5. Is there a menu item or keyboard shortcut that would allow me to collapse all parent cells of a particular type, for example, “Collapse all Sections,” or close all input cells, in those cases where I don’t want students to see or be able to modify the input? Apparently, yes, but my wish for future versions of Mathematica would be to have menu items for the purpose.

6. This next one is a little advanced, and I suppose it foreshadows some of my future posts. I have my economics students participate in small experiments. Sometimes these are run on the web, for example, an online stock market I've written, and other times they participate by making choices in a downloadable app that I've written in LiveCode. The main thing in both cases is that their choices are sent electronically, either by submitting a web form or the equivalent built into a desktop app, to my computer. I can then easily compile the raw data and use it in class discussions or have the students analyze it. This has been a boom because the students get to be both participants and researchers. So my question is, does anyone have any experience in using Mathematica or a CDF to create questionnaires, simulations, or experiments in which the users choices would be transmitted somewhere?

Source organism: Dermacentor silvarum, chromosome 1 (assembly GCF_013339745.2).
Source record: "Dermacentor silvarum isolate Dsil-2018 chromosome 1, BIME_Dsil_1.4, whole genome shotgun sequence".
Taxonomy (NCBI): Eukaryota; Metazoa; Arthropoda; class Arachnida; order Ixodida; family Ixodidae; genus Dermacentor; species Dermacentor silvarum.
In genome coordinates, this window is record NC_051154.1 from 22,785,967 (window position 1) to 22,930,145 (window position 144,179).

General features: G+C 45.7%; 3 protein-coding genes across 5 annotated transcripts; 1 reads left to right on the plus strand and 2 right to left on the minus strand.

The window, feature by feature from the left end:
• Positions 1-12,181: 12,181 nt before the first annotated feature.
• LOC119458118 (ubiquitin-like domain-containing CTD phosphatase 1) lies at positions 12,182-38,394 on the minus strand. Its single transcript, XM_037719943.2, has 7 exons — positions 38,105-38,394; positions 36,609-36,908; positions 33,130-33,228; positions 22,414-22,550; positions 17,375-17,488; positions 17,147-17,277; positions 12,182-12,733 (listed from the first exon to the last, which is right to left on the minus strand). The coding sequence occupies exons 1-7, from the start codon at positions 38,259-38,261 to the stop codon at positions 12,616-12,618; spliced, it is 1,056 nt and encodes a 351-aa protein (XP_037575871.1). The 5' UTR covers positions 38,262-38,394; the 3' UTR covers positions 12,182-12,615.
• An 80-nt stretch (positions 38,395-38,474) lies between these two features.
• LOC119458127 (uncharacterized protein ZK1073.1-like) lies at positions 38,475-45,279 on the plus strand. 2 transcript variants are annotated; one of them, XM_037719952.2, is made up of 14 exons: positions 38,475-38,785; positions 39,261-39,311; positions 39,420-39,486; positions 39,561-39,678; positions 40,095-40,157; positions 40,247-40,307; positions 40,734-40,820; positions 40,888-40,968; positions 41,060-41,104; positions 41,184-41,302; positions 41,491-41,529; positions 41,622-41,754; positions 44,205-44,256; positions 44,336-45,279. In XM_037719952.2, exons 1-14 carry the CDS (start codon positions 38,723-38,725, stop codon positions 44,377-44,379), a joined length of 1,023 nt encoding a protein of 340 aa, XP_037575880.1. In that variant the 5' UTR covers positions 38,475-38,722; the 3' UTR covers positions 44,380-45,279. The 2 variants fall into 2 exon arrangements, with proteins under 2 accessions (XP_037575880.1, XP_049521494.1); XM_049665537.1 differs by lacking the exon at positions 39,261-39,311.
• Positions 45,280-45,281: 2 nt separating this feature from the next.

My apologies for the long post. I appreciate your thoughts even if you choose to respond to only one or two of the questions.

Regards,

Gregory
Last edited by Gregory on Fri Jul 29, 2011 1:40 pm, edited 1 time in total.
User avatar
Gregory
 
Posts: 32
Joined: Wed Jul 27, 2011 3:13 pm
Location: Montreal
Organization: Concordia University
Department: Finance

Re: Best Practices for Presentations

Postby Michael_Morrison » Thu Jul 28, 2011 10:30 pm

Gregory,

Welcome! And good questions. I've interspersed some thoughts below.

1. When I drag in or paste a PDF — my preferred graphics format — into an Apple iWork document, it scales beautifully when a user changes the magnification of the document. This is also true when I save the document as PDF using Preview. I notice, however, that when I paste or import a PDF into Mathematica, the image is fine at actual size but if the document is magnified, the image loses its resolution and become jaggy. I was wondering if there is any function I can apply to imported graphics so that they scale nicely. This would be important for both CDFs and presentations shown with a projector.